"One of the biggest YouTube influencers, Jeffree Star, was making money off of Myspace and then all of a sudden the platform, which seemed revolutionary at the time, crashed and he was forced to live on his friend's couches for a while," Whitfield said.

Even with the fear of YouTube ending, Whitfield said her YouTube channel has given her a platform and the experience she needs to succeed as a journalist. Whitfield said that YouTube not only helped her gain a social relevance, but it gave her experience on how to make relevant and timely content.

Ellena Whitfield Showing Me How She Films Her VideosLauren Hernandez

Human communication professor, Steven Corman emphasizes Whitfield's point on the importance of present-day journalists adopting the social revolution.

"Mainstream media and social media are part of a shared ecosystem. Mainstream media uses social media as a source of information, and social media plays an important role in distributing stories from mainstream media. Journalists need to embrace both if they want to be successful in creating stories and reaching larger audiences with those stories," Corman said.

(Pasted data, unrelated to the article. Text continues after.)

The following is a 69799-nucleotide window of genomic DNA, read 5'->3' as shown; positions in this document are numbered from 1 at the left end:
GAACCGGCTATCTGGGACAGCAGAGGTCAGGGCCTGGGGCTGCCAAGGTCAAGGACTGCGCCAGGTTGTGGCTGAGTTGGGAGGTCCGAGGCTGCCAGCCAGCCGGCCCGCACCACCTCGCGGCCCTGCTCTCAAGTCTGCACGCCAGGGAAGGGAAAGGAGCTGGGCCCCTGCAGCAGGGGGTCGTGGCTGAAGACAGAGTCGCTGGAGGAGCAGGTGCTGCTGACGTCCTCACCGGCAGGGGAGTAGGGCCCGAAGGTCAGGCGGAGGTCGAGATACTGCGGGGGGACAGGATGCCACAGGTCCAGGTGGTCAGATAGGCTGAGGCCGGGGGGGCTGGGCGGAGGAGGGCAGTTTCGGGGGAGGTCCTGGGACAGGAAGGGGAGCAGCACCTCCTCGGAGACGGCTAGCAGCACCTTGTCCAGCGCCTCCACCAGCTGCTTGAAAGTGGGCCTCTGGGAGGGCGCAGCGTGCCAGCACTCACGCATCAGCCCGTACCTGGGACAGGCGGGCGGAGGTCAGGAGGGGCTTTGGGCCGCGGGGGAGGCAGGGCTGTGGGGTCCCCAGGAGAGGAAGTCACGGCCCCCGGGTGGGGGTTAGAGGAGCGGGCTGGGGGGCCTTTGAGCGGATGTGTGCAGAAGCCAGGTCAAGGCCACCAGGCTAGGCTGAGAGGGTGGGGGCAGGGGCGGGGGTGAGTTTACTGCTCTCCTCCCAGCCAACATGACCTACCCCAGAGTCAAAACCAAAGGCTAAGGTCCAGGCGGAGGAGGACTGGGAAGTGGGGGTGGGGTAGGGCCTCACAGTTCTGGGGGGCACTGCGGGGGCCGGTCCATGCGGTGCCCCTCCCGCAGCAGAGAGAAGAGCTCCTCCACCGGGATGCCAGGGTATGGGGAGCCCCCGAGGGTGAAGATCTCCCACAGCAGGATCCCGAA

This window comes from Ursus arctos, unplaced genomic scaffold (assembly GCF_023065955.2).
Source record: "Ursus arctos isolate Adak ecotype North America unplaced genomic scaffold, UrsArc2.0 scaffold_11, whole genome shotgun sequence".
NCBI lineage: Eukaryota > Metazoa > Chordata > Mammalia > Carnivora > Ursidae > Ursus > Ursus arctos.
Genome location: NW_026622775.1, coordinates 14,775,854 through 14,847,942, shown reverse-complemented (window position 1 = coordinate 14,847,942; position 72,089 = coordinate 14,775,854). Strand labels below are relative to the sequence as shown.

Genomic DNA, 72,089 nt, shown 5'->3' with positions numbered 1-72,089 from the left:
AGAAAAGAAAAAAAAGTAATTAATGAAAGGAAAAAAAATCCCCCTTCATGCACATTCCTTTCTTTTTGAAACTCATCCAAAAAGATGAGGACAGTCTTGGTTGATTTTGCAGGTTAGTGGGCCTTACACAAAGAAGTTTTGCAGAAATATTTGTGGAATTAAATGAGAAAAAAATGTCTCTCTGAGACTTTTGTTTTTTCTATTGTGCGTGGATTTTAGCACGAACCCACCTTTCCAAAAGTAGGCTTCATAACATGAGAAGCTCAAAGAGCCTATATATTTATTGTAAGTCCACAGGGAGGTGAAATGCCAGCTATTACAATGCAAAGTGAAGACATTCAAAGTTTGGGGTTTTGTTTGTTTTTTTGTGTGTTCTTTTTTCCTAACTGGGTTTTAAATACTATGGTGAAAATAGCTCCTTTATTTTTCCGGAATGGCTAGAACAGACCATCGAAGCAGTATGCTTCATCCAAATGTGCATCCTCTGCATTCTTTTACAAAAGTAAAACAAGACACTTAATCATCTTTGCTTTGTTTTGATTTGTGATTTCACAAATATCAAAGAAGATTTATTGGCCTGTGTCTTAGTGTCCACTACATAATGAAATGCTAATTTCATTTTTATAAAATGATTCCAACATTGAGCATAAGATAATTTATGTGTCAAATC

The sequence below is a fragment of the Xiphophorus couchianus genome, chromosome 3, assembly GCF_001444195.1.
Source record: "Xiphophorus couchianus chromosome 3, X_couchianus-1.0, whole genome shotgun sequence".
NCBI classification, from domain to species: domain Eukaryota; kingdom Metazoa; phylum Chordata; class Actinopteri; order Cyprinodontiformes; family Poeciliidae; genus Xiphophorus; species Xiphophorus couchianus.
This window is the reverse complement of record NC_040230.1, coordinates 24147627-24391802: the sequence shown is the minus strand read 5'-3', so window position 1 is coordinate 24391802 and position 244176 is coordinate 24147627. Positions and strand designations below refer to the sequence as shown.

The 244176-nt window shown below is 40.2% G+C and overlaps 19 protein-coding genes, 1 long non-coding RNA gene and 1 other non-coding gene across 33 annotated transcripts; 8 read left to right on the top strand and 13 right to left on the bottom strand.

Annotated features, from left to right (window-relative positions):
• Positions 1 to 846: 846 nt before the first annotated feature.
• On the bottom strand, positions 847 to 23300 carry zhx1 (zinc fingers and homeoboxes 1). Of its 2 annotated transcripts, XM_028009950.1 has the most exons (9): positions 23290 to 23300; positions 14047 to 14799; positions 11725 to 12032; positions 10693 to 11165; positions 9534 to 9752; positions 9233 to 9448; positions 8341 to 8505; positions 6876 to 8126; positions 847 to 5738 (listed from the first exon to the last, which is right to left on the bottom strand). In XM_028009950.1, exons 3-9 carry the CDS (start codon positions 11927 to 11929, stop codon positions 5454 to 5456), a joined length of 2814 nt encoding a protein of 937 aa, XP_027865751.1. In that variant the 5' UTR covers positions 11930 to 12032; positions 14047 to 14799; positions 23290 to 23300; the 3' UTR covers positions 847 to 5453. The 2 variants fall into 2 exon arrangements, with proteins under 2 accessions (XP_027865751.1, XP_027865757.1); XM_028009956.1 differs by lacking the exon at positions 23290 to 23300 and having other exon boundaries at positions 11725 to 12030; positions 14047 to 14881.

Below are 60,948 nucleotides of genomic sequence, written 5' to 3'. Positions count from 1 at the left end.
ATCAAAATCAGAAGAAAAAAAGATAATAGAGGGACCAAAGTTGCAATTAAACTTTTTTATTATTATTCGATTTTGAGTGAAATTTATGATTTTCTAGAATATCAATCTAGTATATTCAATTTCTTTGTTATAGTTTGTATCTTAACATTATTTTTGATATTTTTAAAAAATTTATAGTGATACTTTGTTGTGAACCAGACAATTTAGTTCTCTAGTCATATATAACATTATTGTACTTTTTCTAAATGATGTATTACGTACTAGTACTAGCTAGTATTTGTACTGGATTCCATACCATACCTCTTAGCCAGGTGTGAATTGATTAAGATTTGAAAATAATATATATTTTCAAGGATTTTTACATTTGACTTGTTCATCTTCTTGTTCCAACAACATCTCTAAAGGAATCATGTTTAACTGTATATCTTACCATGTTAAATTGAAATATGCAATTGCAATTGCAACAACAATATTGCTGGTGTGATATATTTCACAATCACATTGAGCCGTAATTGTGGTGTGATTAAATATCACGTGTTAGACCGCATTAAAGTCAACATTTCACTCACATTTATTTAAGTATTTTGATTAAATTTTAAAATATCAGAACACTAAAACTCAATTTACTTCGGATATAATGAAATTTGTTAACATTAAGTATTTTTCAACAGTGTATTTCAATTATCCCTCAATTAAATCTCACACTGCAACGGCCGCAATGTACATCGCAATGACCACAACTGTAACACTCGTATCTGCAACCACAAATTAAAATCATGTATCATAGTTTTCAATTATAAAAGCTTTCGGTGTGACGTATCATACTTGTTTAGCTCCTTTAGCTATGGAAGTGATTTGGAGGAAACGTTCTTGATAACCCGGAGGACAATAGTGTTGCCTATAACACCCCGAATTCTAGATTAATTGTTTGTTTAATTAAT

The most unique aspect of journalism is that it is forever expanding. There are many new platforms and ways of sharing news such as YouTube that allows journalists to spread news faster than ever.

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Lexi Varrato, the social media director of ASU's AWSM club strives to evolve with journalism, especially when it comes to the club she helps run as it is one of the most important aspects of journalism to stay relevant.

"Having a social platform as a journalist is crucial because it helps you build your brand and create a presence in an era that is so technologically focused. Not only will you create your image, but it allows you to make connections that will help you further your career," Varrato said.

The rise of young influencers is very inspiring to Whitfield as she says it is realistic to make a career as an influencer. She said that YouTube can lead creators to many different careers such as creating a fashion line or becoming a journalist as she aspires.

Whitfield plans to keep her channel as long as YouTube exists because she loves every aspect of documenting her life and sharing it with her audience. Whitfield expressed that she cannot wait to see where YouTube is in a couple years and believes many college students should give YouTube a try.

"People that have millions of subscribers all started with zero. If you don't start now you're never going to know what could happen," Whitfield said.